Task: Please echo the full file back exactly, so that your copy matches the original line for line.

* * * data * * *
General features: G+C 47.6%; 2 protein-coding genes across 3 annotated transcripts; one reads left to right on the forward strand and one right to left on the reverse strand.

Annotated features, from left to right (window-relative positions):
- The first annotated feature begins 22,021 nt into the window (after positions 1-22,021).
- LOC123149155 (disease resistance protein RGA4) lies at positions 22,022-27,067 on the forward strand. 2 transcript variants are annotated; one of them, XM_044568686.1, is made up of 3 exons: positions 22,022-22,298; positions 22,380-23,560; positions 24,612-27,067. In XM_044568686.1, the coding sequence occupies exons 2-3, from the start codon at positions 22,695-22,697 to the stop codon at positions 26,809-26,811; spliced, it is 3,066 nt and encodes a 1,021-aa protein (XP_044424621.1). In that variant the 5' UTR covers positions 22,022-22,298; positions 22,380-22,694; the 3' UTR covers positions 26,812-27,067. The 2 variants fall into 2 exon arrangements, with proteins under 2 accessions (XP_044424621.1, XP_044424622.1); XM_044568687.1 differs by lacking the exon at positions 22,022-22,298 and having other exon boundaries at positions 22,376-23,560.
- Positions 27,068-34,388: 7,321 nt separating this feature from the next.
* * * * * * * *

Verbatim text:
General features: G+C 47.6%; 2 protein-coding genes across 3 annotated transcripts; one reads left to right on the forward strand and one right to left on the reverse strand.

Annotated features, from left to right (window-relative positions):
- The first annotated feature begins 22,021 nt into the window (after positions 1-22,021).
- LOC123149155 (disease resistance protein RGA4) lies at positions 22,022-27,067 on the forward strand. 2 transcript variants are annotated; one of them, XM_044568686.1, is made up of 3 exons: positions 22,022-22,298; positions 22,380-23,560; positions 24,612-27,067. In XM_044568686.1, the coding sequence occupies exons 2-3, from the start codon at positions 22,695-22,697 to the stop codon at positions 26,809-26,811; spliced, it is 3,066 nt and encodes a 1,021-aa protein (XP_044424621.1). In that variant the 5' UTR covers positions 22,022-22,298; positions 22,380-22,694; the 3' UTR covers positions 26,812-27,067. The 2 variants fall into 2 exon arrangements, with proteins under 2 accessions (XP_044424621.1, XP_044424622.1); XM_044568687.1 differs by lacking the exon at positions 22,022-22,298 and having other exon boundaries at positions 22,376-23,560.
- Positions 27,068-34,388: 7,321 nt separating this feature from the next.